Read More »

Population: Our greatest achievement may cause our demise.

Arguably mankind’s greatest achievement, the near eradication of infant mortality, has resulted in a population explosion resulting in overpopulation that we prefer not to mention, even though it may yet kill us. Technically we would not die from overpopulation itself, just as people don’t really die from “old age”, and the real risk is that an already present threat will be exacerbated and become fatal because through our greed we ignore overpopulation.

Unlike old age, the overpopulation risk factor could be avoided or reversed, we may be influenced by economists dependant on Ponzi schemes, the worlds’ largest corporations and billionaires who thrive off the resultant increases in inequality into believing that living conditions required by ever increasing population levels benefit everyone and not just those living in mansions.

Read More »

Crime: A litmus test for inequality?

Around the world, many countries have both a battle with equality for some racial groups and minorities and also a battle with crime-rates within and by those same groups.

Should we consider crime rates the real sentinels of problems and a solution require focusing on factors behind crime rates? Or is the correct response to rising crime rates or crime rates within specific groups an adoption of being “tough on crime”, thus increasing rates of incarceration and even deaths in custody for oppressed minorities and racial groups?

This is an exploration of not adjusting the level of penalties and instead focusing on the core issues and inequalities behind crime-rates. It is clear that it is “damaged people” in general rather than specific racial groups that correlate with elevated crime rates, so why not use crime rates to identify who is facing inequality?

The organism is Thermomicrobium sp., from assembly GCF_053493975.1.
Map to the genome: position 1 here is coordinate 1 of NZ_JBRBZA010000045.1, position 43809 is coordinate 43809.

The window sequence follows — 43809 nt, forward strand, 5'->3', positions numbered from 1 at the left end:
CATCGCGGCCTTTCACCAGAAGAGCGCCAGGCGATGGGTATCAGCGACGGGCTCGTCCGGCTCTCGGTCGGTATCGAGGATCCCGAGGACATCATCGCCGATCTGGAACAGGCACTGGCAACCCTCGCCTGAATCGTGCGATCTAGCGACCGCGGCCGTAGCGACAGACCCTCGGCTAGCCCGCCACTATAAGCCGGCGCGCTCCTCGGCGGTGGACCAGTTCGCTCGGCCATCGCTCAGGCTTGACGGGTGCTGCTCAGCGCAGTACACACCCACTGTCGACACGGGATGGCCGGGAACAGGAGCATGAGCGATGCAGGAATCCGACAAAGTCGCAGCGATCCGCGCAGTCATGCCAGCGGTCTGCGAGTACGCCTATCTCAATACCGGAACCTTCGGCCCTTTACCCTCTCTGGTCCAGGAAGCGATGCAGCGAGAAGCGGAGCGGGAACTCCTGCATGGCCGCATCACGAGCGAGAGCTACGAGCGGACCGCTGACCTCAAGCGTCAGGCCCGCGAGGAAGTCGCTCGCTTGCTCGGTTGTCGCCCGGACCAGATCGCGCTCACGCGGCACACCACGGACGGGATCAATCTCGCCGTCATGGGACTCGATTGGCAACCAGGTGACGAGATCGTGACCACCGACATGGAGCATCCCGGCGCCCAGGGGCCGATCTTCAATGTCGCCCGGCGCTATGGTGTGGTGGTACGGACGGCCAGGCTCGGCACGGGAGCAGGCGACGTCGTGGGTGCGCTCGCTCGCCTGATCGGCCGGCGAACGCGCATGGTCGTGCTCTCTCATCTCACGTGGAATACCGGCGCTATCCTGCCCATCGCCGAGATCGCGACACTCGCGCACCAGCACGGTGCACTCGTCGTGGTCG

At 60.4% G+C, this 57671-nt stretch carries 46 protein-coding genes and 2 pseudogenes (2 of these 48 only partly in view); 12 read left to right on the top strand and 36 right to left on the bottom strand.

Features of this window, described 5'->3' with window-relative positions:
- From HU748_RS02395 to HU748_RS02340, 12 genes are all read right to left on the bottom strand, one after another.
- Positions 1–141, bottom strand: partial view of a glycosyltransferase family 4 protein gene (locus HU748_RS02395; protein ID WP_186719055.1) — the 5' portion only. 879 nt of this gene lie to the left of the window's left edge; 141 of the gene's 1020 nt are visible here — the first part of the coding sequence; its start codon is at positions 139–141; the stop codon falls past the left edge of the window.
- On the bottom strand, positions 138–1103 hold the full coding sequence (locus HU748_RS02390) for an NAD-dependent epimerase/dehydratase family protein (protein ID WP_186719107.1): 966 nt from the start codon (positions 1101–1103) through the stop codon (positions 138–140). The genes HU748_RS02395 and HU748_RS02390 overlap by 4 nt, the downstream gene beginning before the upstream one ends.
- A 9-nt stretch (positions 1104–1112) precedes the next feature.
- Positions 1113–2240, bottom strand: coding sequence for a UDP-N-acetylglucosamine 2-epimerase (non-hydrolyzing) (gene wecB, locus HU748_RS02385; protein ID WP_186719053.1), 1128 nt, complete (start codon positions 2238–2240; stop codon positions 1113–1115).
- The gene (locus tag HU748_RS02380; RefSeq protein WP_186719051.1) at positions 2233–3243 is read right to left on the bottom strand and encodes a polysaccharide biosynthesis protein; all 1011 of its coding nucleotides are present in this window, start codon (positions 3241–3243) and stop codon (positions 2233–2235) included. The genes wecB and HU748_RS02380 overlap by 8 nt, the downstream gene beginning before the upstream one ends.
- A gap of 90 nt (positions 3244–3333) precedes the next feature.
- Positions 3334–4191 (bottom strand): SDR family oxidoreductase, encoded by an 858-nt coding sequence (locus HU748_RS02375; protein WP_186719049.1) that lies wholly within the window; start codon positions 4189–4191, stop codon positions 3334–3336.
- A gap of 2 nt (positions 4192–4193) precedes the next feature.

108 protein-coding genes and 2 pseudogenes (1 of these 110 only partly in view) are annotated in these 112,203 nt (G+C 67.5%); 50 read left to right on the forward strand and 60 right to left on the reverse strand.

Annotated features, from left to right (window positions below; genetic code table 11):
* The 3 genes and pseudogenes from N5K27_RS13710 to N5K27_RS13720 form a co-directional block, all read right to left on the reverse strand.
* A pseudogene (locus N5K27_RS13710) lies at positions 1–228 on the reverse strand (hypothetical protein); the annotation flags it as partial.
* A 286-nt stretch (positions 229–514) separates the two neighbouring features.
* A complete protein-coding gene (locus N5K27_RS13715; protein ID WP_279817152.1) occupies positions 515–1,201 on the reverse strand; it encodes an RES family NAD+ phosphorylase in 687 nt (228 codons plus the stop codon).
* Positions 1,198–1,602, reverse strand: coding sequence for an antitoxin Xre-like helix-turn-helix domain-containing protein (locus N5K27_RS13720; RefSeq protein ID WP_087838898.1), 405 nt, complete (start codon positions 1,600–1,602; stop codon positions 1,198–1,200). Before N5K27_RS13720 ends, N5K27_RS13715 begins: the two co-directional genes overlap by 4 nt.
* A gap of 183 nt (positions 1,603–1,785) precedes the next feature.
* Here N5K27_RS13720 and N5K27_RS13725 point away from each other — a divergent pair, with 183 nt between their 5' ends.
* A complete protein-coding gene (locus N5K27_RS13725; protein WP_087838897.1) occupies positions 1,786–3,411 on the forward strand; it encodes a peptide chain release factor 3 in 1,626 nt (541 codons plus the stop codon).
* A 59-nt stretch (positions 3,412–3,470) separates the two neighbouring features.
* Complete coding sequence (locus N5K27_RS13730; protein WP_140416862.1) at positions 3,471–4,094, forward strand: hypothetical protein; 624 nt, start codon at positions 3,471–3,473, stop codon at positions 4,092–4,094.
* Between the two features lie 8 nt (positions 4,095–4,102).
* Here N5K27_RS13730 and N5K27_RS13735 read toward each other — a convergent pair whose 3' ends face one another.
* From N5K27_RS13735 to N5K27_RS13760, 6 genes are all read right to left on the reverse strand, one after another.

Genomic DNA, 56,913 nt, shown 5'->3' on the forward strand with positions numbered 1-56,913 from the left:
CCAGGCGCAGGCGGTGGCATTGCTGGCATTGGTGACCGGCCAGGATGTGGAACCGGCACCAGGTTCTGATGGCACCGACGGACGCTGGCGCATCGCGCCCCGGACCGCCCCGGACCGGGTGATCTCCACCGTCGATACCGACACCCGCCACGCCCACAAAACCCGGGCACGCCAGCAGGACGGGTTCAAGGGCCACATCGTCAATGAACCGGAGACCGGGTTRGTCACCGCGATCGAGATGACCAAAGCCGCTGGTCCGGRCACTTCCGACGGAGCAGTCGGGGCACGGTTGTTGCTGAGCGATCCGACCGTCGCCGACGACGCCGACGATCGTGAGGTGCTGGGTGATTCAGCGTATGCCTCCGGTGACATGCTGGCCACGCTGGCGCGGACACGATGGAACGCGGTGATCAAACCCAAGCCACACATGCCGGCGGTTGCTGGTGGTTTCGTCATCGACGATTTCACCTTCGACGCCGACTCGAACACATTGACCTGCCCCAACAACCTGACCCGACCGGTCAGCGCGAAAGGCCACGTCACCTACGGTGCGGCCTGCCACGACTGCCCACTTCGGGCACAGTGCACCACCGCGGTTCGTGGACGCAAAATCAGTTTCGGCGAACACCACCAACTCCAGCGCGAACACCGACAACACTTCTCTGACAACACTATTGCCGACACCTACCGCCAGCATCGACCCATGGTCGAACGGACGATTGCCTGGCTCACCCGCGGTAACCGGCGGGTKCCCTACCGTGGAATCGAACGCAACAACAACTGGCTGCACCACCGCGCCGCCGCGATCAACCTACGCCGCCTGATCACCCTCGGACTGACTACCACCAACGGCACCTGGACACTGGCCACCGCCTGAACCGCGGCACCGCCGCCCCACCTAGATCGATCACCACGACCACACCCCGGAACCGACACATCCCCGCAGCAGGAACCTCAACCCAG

Read More »

Ideal population of humans: How many people can, or should, each country, and the whole planet support?

It seems like the human population has forever been growing, but any analysis makes it clear growth must stop eventually at some level. The question becomes at what level should growth stop?

Do we go for the maximum possible people just before everything collapses, even if average living standards could be far better with a smaller population? With caged hens being farmed for eggs people advocate for a lower free-range population instead of denser living caged hens as it provides a better existence, but does anyone advocate against multinationals and politicians pushing for denser and denser housing for humans in order to allow bigger populations of humans for them to farm?

It seems to be accepted that global population growth should stop but claimed that countries who end population growth face economic disaster.

Read More »

Influence: There’s no free lunch and they use your data to make you pay.

It can seem all those tech companies are so dumb giving away services for free.

I recently read another comment containing the “I don’t want Google getting more of my data to sell” and it reminded me of the question, ‘why is your data valuable?’ people too rarely ask. The common myth is that Facebook and Google etc want your data so they can sell it, but even with companies that do sell your data, it still requires someone to turn data into money, and enough money to fund the “free” services of the tech companies and allow them enough spare to make profits beyond anything seen in the world previously. So how does the data turn into so much money?

There is no such thing as a free lunch. Google and Facebook etc make their money from advertising, not from selling data, and unless they use can the data to persuade you to buy products at prices inflated by advertisers paying part of the sale price to Facebook/Google etc, they would lose money.

Your data is used to inflate the cost of living and earn votes for politicians with an agenda that gives them a budget to spend. They (Google/Facebook etc) don’t want to sell your data, but the reality, is more sinister: they use it to have to change your thinking, so more of your money will go to make them richer.

Read More »